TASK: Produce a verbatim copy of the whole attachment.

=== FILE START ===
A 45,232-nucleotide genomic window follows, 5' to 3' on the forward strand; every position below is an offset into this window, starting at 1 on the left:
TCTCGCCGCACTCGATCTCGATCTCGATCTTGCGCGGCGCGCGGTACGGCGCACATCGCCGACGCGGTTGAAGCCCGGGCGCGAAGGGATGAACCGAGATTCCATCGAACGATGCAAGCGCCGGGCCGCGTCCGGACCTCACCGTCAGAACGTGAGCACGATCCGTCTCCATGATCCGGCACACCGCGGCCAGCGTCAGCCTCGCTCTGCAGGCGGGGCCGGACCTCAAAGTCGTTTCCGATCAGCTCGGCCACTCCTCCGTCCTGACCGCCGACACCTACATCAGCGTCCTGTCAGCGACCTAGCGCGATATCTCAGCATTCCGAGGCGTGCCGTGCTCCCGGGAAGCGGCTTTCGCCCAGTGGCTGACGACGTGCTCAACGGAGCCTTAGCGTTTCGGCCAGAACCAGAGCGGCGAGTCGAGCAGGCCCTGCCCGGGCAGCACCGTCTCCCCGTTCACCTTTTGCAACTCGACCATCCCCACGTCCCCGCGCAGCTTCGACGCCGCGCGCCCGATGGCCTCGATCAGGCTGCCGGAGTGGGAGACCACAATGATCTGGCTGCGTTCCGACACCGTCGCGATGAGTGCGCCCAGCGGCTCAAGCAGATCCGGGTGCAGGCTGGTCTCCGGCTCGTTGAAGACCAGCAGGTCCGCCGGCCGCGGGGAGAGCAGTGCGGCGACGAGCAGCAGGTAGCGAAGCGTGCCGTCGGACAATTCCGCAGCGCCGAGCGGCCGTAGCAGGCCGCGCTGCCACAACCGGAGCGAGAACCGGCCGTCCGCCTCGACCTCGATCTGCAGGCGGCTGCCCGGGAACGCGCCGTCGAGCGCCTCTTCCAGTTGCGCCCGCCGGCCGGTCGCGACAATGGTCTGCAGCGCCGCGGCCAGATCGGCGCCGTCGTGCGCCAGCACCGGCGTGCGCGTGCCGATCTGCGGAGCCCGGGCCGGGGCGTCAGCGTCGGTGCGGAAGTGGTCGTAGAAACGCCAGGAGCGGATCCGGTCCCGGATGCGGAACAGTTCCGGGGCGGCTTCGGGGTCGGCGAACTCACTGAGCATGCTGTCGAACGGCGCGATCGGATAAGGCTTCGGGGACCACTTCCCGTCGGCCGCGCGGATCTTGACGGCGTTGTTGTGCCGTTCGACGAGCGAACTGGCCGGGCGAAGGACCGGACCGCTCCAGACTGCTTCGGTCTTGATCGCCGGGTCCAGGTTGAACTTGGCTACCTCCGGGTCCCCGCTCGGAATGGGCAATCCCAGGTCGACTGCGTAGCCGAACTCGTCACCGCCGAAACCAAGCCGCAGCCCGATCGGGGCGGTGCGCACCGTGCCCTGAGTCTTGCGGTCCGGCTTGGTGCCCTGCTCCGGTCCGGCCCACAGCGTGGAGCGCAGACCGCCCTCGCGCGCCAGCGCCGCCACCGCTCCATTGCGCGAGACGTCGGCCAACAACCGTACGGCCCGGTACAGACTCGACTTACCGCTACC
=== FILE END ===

A 45,232-nucleotide genomic window follows, 5' to 3' on the forward strand; every position below is an offset into this window, starting at 1 on the left:
TCTCGCCGCACTCGATCTCGATCTCGATCTTGCGCGGCGCGCGGTACGGCGCACATCGCCGACGCGGTTGAAGCCCGGGCGCGAAGGGATGAACCGAGATTCCATCGAACGATGCAAGCGCCGGGCCGCGTCCGGACCTCACCGTCAGAACGTGAGCACGATCCGTCTCCATGATCCGGCACACCGCGGCCAGCGTCAGCCTCGCTCTGCAGGCGGGGCCGGACCTCAAAGTCGTTTCCGATCAGCTCGGCCACTCCTCCGTCCTGACCGCCGACACCTACATCAGCGTCCTGTCAGCGACCTAGCGCGATATCTCAGCATTCCGAGGCGTGCCGTGCTCCCGGGAAGCGGCTTTCGCCCAGTGGCTGACGACGTGCTCAACGGAGCCTTAGCGTTTCGGCCAGAACCAGAGCGGCGAGTCGAGCAGGCCCTGCCCGGGCAGCACCGTCTCCCCGTTCACCTTTTGCAACTCGACCATCCCCACGTCCCCGCGCAGCTTCGACGCCGCGCGCCCGATGGCCTCGATCAGGCTGCCGGAGTGGGAGACCACAATGATCTGGCTGCGTTCCGACACCGTCGCGATGAGTGCGCCCAGCGGCTCAAGCAGATCCGGGTGCAGGCTGGTCTCCGGCTCGTTGAAGACCAGCAGGTCCGCCGGCCGCGGGGAGAGCAGTGCGGCGACGAGCAGCAGGTAGCGAAGCGTGCCGTCGGACAATTCCGCAGCGCCGAGCGGCCGTAGCAGGCCGCGCTGCCACAACCGGAGCGAGAACCGGCCGTCCGCCTCGACCTCGATCTGCAGGCGGCTGCCCGGGAACGCGCCGTCGAGCGCCTCTTCCAGTTGCGCCCGCCGGCCGGTCGCGACAATGGTCTGCAGCGCCGCGGCCAGATCGGCGCCGTCGTGCGCCAGCACCGGCGTGCGCGTGCCGATCTGCGGAGCCCGGGCCGGGGCGTCAGCGTCGGTGCGGAAGTGGTCGTAGAAACGCCAGGAGCGGATCCGGTCCCGGATGCGGAACAGTTCCGGGGCGGCTTCGGGGTCGGCGAACTCACTGAGCATGCTGTCGAACGGCGCGATCGGATAAGGCTTCGGGGACCACTTCCCGTCGGCCGCGCGGATCTTGACGGCGTTGTTGTGCCGTTCGACGAGCGAACTGGCCGGGCGAAGGACCGGACCGCTCCAGACTGCTTCGGTCTTGATCGCCGGGTCCAGGTTGAACTTGGCTACCTCCGGGTCCCCGCTCGGAATGGGCAATCCCAGGTCGACTGCGTAGCCGAACTCGTCACCGCCGAAACCAAGCCGCAGCCCGATCGGGGCGGTGCGCACCGTGCCCTGAGTCTTGCGGTCCGGCTTGGTGCCCTGCTCCGGTCCGGCCCACAGCGTGGAGCGCAGACCGCCCTCGCGCGCCAGCGCCGCCACCGCTCCATTGCGCGAGACGTCGGCCAACAACCGTACGGCCCGGTACAGACTCGACTTACCGCTACC